Defining structs / enums based on .h file input

Hello All,

To preface... I've heard about the bindgen crate.
Just wondering if there's a way to auto-generate an .rs file by processing a C header file, to auto-define structs with the appropriate type definitions etc.
I understand that this itself will be a program's worth of code... is it worth it?
Or is there an easy way to create these definitions?

I'm not looking to do any calls to C from Rust.
Rather, it might be required that I create a very basic C program (with easy access to the header file) that works like a server task, listens on some interface, gets whatever args, and then calls Rust with that arguments to offload processing. Rust, in turn, offloads that to some child thread so the main task remains free to collect incoming work from C.

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I've already mentioned that I know about this.
Can I use it to convert C headers into native Rust structs?

Yes, that's what bindgen is meant to do. If I remember correctly, it should work for any system where it has access to clang. You should also be able to generate once and use from then on, barring platform-specific codegen.

I don't want to call a C program, I just want to reduce the effort of having to build a Rust struct manually from C structs.
From what I see in the documentation & examples, this crate is to call into C programs...

It will export all definitions in the header, which includes enums, structs, and functions.

This crate is to generate Rust code which will be able to call into C programs, but you're not forced to use it this way. The only thing which is possibly unnecessary in this case is that every struct will be repr[C].

That's the primary use case, but it can be used for the other way around.

If the majority of your header files are functions that need to be implemented by Rust code, though, you're right that bindgen isn't exactly right. It can be made right, but you'd need to do more work.

Specifically, bindgen produces functions like:

extern "C" {
    pub fn func_name(pupper: *mut u32);
}

You would need to manually remove the extern block, and add function implementations:

pub fn func_name(pupper: *mut u32) {
    // (whatever actually implements this)
}

It's not hard work, but it is manual.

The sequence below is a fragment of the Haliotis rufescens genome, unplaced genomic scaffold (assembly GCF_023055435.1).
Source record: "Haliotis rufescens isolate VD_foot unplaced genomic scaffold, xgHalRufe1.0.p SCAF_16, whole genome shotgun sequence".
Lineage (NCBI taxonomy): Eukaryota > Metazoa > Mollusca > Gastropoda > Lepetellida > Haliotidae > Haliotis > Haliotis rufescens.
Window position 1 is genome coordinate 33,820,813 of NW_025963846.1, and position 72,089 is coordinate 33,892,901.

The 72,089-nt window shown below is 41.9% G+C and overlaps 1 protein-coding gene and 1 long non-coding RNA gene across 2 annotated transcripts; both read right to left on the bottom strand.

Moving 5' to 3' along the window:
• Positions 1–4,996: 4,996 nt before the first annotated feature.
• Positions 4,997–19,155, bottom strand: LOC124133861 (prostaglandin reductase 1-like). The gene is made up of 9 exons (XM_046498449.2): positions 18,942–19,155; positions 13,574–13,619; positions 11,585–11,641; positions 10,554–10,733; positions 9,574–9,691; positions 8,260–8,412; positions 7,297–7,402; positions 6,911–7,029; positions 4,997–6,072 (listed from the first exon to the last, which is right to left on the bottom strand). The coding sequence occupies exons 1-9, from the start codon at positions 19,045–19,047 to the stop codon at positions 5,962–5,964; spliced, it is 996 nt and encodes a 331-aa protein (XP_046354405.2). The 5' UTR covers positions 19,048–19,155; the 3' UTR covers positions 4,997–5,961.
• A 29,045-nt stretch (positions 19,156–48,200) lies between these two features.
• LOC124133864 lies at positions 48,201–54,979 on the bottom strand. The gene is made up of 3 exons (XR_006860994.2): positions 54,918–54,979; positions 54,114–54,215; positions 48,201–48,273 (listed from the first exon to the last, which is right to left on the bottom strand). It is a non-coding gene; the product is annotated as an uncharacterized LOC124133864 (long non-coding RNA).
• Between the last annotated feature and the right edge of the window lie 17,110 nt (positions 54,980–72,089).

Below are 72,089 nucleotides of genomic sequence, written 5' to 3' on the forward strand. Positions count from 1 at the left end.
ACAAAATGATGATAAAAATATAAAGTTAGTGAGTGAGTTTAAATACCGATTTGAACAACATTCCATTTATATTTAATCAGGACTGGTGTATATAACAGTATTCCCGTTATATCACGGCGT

The other tool, cbindgen, is the current state-of-the-art package from writing Rust libraries with C interfaces.

It doesn't read .h files, but it will produce one from your Rust code. I think the assumption is that if you're primarily implementing Rust functions, then having a tool which goes from a .h header into a bunch of empty function declarations would be much less useful than a tool which reads .rs files and generates the corresponding .h.


That actually brings up a question. If you have a .h file, what exact rust code would you want auto-generated, and how should it output functions?

Most code generation tools are rerun periodically, every time the source is updated. The first run could just generate a .rs file with empty function implementations. But then I assume you'd want to implement those functions - to write code inside them.

I think dealing with functions on the second run would be a hard problem, and that might be why this tool doesn't exist. Ideally, you'd want it to be automatic - so it could "just work" on an existing .rs file. But then it'd have to A) read the rust file, B) identify all the functions whose declarations, but not bodies, need to be replaced with those from the .h file, and C) make those replacements, while still keeping variable names and bodies from the old code.

The fact that we need to edit the generated .rs file after it's generated makes this job a lot harder to get right, and I think that's why people choose to use the other option - generating a .h from the .rs.

In short, I want to parse data, whose structure is documented in a .h file, in structs, enums, etc.
Let's say

#include<whatever.h>
typedef struct {
  uint16_t LEN;
  uint16_t SEG;
  uint8_t  FLG;
  uint8_t  RTY;
  uint32_t TME;
  uint32_t DTE;
  char SID[4];
  uint16_t SBS;
  uint16_t SGN;
  uint8_t FL1;
  uint8_t VER;
  uint16_t STY;
  uint16_t TRN;
  uint32_t PRS;
  uint16_t PRL;
  uint16_t PRN;
  uint32_t GNS;
  uint16_t GNL;
  uint16_t GNN;
  uint32_t J1O;
  uint16_t J1L;
  uint16_t J1N;
} HDR;

I want to convert this into

struct header {
len: u32,
seg: u16,
}

Not worried about the functions as I'll be implementing them manually in Rust. Will only refer to the equivalent functions in C, if available, for reference/ideas.

So.. just wondering if there's a way to generate relatively close boilerplate structs from C header structs.
Rather than having to type it all out by hand.

:open_mouth: that's great! This is exactly what I was hoping I could do!
Any way I can turn off the pub annotation in the individual fields?

Maybe, but if you're just doing it once, it's probably easier to just search and replace them away.

We're talking about hundreds of auto-generated structs.
Even if it's going to be a once-in-a-few-months run of bindgen, that's a lot.

I couldn't find any options in bindgen for controlling visibility of the fields. They might add it though, if one of us makes a bug report?

Besides that, this isn't a good solution, but you could always do a search-and-replace on the output, and put it in a script for automation - something like:

#!/bin/sh
bindgen foo.h > src/gen/foo.rs
# only replace pub with indentation, so as only to replace field publicity
sed -i 's/^    pub /    pub(crate) /' src/gen/foo.rs

It's hacky, but it should work, and the only manual work it needs is checking the git diff after each run to ensure that the replacement hasn't messed up.

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